Employee Diversity Training Doesn’t Work

Lisa Takeuchi Cullen, Time Magazine, April 26, 2007

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A groundbreaking new study by three sociologists shows that diversity training has little to no effect on the racial and gender mix of a company’s top ranks. Frank Dobbin of Harvard, Alexandra Kalev of the University of California, Berkeley, and Erin Kelly of the University of Minnesota sifted through decades of federal employment statistics provided by companies. Their analysis found no real change in the number of women and minority managers after companies began diversity training. That’s rightnone. Networking didn’t do much, either. Mentorships did. Among the least common tactics, oneassigning a diversity point person or task forcehas the best record of success. “Companies have spent millions of dollars a year on these programs without actually knowing, Are these efforts worth it?” Dobbin says. “In the case of diversity training, the answer is no.”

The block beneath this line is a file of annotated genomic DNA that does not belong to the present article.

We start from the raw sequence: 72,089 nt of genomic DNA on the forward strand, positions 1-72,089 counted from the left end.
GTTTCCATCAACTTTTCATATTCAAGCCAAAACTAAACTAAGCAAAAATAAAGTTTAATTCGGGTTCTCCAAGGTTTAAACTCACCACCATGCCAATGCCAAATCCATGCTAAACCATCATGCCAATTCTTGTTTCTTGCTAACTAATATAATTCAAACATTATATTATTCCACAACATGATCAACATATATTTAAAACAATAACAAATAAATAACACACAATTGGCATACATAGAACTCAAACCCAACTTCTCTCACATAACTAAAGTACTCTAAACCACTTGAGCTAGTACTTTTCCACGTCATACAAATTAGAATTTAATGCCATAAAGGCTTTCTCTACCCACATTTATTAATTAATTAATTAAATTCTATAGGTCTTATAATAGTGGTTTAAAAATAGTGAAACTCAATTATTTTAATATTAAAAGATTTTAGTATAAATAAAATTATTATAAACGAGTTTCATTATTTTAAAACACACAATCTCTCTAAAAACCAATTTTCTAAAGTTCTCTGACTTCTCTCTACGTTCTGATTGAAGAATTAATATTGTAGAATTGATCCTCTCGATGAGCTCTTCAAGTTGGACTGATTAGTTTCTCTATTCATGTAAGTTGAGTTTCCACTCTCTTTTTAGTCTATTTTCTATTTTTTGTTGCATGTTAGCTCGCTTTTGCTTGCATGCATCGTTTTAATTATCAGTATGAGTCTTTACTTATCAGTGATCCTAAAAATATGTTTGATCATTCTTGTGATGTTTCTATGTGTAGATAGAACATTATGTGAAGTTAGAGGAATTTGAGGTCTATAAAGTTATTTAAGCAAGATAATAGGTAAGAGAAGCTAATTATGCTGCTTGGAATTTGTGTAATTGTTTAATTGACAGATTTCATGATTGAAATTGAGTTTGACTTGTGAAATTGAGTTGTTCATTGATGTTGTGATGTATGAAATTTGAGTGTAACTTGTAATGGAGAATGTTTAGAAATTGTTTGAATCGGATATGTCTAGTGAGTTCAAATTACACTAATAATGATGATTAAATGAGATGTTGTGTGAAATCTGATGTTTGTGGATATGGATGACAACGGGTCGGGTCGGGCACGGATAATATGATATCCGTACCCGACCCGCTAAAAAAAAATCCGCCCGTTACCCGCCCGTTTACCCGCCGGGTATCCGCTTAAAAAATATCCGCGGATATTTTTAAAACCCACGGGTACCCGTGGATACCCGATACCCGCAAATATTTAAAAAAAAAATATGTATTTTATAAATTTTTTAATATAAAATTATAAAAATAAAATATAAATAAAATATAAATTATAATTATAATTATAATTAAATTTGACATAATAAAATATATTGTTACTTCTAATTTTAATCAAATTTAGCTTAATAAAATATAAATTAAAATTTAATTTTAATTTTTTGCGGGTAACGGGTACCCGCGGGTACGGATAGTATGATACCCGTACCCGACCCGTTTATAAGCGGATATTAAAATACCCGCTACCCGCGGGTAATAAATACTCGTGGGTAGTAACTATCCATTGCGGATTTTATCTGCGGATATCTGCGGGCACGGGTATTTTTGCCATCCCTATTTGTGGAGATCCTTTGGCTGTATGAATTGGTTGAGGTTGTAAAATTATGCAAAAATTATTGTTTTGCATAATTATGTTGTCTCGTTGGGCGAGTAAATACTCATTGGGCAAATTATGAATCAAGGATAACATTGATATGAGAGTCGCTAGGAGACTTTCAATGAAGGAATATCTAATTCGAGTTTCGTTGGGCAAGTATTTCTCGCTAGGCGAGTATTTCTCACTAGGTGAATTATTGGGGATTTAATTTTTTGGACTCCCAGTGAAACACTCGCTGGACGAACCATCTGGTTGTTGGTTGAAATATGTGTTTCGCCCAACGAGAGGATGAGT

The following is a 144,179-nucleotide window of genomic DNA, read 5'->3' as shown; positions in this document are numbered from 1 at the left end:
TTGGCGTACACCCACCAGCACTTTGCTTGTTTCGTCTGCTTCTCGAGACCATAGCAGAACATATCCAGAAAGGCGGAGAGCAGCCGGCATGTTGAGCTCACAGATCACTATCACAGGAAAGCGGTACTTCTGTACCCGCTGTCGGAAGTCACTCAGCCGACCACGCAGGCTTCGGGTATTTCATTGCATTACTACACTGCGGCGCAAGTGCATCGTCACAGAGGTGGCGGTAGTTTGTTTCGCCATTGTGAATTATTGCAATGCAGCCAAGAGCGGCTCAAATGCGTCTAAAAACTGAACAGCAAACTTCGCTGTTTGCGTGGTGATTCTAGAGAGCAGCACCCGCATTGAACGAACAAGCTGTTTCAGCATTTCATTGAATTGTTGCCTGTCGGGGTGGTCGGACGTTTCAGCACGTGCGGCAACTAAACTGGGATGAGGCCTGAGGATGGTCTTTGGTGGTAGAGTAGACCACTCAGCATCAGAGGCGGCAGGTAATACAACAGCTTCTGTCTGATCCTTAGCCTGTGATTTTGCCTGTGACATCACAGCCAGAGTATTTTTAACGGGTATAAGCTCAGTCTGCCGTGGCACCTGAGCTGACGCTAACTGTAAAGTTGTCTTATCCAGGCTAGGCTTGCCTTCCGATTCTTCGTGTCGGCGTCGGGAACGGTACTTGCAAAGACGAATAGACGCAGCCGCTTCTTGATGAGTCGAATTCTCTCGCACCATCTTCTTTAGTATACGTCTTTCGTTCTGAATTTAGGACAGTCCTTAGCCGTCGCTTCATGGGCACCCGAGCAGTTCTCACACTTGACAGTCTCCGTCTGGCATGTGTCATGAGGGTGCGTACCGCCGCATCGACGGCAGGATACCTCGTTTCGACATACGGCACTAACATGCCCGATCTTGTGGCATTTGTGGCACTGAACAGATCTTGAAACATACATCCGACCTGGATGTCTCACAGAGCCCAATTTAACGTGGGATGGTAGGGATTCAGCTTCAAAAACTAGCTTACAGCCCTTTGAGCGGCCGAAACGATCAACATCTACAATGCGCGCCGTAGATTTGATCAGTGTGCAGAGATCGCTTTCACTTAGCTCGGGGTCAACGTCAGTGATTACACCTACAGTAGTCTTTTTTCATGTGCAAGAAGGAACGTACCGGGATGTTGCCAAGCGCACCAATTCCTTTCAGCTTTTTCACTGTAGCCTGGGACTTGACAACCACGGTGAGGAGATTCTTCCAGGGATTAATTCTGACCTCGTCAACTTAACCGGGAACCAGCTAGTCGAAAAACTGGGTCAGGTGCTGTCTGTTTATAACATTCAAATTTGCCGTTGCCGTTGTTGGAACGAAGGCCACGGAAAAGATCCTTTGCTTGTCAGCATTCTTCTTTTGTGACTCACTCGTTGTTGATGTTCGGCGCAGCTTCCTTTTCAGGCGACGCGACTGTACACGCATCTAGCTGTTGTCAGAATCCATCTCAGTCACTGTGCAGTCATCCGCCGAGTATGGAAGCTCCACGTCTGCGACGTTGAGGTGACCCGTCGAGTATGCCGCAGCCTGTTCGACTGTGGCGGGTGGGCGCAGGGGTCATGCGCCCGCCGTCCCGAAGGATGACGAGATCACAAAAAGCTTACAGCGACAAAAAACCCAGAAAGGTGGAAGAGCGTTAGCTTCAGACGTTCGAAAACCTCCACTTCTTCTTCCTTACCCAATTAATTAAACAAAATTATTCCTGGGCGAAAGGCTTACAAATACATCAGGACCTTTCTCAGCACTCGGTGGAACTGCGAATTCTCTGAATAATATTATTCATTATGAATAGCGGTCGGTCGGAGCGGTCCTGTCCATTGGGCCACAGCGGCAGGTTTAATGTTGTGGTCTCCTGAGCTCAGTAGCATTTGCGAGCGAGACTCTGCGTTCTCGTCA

The law is one reason that employers favor diversity training. In the wake of whopping settlements in race-discrimination suits against large companies, including Texaco and Coca-Cola, over the past decade, employers believe that having a program in place can show a judge that they are sincerely fighting prejudice. But this too is a myth, says Dobbin: “I don’t know of a single case where courts gave credit for diversity training.”

Social psychologists have many theories to explain why diversity training doesn’t work as intended. Studies show that any training generates a backlash and that mandatory diversity training in particular may even activate a bias. Researchers also see evidence of “irresistible stereotypes,” or biases so deeply ingrained that they simply can’t be taught away in a one-day workshop.

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So what does work? The study’s findings in this area were striking too: at companies that assigned a person or committee to oversee diversity, ensuring direct accountability for results, the number of minorities and women climbed 10% in the years following the appointment. Mentorships worked too, particularly for black women, increasing their numbers in management 23.5%. Most effective is the combination of all these strategies, says Dobbin.

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